St Michael & St Barnabas, December 14th 2014
Readings – Psalm 126; Luke 1:39-56
Tell me, have you ever recognised someone famous in a crowd, or simply walking along the street? I know some of you have met famous people … but I’m talking about the unexpected encounter. For example, I once bumped into Edwina Curry walking along Victoria Street in London, or I was on duty at the hospital when the actor Kenneth More came to visit a friend. Who is your most famous unexpected encounter?
I often wonder how some people manage to go shopping, or simply out for a walk, without being recognised … perhaps they don’t, but I suspect that often we don’t recognise people unless they are in the right place. I used to work in the library next door, and it was quite astonishing the number of people I know who walked in and straight past me at the desk … a few would walk by, and then hesitate and take a sneaky second look before recognising me and saying hello. But some who knew me well, simply didn’t recognise me in the context … I wasn’t where they expected me to be so they didn’t see me … I suppose they weren’t really looking.
Recognition is our theme this morning. In our reading from Luke, we have three separate, unexpected encounters. Let’s take a look at the first of them. We have heard how the angel greeted Mary and told her the news that God had chosen her to bear his son. The story continues, Luke 1 …
39 At that time Mary got ready and hurried to a town in the hill country of Judea, 40 where she entered Zechariah’s home and greeted Elizabeth. 41 When Elizabeth heard Mary’s greeting, the baby leaped in her womb …
Earlier in Luke 1 we heard the story of Zechariah’s encounter with the angel (when, incidentally, he failed to recognise what was really going on). The angel told Zechariah that he would father a son who,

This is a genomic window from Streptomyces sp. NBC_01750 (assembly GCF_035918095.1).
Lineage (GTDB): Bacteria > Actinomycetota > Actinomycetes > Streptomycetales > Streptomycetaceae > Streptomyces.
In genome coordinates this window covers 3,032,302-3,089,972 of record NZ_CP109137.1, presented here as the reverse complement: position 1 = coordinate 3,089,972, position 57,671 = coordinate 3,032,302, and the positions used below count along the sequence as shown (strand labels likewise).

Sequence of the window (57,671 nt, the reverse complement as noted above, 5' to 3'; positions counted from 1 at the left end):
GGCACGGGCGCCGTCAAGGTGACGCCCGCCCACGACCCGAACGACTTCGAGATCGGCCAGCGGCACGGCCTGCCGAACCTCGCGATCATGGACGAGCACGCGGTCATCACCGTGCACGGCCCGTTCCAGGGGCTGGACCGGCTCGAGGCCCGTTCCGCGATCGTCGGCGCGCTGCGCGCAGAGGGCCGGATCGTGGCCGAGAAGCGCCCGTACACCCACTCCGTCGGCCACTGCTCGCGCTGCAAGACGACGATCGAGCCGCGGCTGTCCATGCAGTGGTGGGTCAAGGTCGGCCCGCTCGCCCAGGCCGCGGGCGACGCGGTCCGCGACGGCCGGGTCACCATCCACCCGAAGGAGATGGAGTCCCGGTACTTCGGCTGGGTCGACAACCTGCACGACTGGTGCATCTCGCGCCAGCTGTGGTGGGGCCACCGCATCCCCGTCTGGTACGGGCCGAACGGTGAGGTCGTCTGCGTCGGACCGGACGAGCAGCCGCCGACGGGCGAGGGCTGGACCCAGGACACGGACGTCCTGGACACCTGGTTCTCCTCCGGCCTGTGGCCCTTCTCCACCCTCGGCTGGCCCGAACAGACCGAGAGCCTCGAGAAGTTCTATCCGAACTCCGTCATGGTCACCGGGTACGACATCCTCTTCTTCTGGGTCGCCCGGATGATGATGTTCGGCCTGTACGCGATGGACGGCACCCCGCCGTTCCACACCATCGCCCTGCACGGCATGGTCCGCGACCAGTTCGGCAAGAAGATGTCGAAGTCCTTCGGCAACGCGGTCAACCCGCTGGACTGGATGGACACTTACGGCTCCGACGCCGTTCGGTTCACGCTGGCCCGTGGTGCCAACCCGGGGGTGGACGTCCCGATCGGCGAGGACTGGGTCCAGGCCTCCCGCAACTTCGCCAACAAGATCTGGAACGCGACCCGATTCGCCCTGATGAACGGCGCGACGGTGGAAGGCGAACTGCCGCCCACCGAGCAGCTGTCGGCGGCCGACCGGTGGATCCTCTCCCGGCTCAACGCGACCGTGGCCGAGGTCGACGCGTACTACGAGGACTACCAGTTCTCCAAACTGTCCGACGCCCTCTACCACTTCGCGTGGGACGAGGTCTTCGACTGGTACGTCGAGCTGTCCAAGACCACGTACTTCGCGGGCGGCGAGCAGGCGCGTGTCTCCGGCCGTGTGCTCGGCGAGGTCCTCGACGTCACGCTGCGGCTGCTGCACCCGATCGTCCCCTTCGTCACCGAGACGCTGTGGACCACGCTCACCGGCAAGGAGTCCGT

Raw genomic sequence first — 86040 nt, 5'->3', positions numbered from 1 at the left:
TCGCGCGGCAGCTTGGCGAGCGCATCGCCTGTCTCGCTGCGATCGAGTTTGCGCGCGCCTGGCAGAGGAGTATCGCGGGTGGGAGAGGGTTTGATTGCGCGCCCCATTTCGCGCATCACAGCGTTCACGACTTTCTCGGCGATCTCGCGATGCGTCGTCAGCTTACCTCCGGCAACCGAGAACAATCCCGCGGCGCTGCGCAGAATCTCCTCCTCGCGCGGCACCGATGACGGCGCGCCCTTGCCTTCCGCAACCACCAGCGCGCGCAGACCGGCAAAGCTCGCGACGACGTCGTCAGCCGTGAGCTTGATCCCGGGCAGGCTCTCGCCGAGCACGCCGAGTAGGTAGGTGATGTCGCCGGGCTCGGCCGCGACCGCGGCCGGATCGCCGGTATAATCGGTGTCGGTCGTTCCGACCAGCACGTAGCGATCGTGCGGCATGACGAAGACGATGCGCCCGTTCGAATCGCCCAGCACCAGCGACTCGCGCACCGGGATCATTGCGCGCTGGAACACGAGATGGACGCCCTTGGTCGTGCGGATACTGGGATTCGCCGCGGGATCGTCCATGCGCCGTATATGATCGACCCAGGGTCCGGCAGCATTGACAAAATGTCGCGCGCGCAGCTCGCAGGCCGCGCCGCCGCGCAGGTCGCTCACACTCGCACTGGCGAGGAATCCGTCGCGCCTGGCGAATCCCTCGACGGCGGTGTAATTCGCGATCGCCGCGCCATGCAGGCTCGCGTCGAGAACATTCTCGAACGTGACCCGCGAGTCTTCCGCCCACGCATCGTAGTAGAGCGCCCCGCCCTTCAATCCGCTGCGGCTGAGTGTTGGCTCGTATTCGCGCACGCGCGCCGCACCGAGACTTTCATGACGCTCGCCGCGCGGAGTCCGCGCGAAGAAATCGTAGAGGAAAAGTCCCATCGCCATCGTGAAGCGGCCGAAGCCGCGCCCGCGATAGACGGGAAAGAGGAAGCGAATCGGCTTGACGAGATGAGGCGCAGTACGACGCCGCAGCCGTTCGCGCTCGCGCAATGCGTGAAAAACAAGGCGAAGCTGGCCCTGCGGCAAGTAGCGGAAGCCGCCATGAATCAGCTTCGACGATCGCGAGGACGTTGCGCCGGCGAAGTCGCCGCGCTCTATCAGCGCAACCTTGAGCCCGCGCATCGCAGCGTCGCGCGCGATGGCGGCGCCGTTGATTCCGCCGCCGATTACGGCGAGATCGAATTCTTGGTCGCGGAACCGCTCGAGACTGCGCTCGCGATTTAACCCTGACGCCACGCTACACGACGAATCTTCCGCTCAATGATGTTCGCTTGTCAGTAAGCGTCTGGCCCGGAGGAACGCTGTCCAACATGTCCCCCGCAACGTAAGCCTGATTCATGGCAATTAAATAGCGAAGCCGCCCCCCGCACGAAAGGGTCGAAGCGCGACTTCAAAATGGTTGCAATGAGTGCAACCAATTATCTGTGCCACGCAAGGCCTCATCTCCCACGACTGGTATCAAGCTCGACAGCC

1:14 … will be a joy and delight to you, and many will rejoice because of his birth, 15 for he will be great in the sight of the Lord. He is never to take wine or other fermented drink, and he will be filled with the Holy Spirit even from birth.
When the prophet Jeremiah received his commission from God, hundreds of years earlier, we read, Jeremiah 1:5,
The word of the Lord came to (Jeremiah), saying,
“Before I formed you in the womb I knew you,
before you were born I set you apart;
I appointed you as a prophet to the nations.”
Before you were born I set you apart. Like Jeremiah, John was to be another known by God from before his birth, set aside for God’s service from his conception … not only that, but he was to be filled with the Holy Spirit too … so when Mary greeted Elizabeth, the baby, John, leapt in her womb … how wonderful! What a moment of recognition … two babies not yet born, recognising each other as chosen by God … it’s almost incomprehensible to us, isn’t it.
Well, let’s move on to the second encounter and see if that’s any easier to grasp. Back to our passage.
As the baby leapt in her womb, it’s as if the Holy Spirit simply overflows … and Elizabeth too is filled with the Spirit. Without a word being spoken between them, Elizabeth knows the whole story …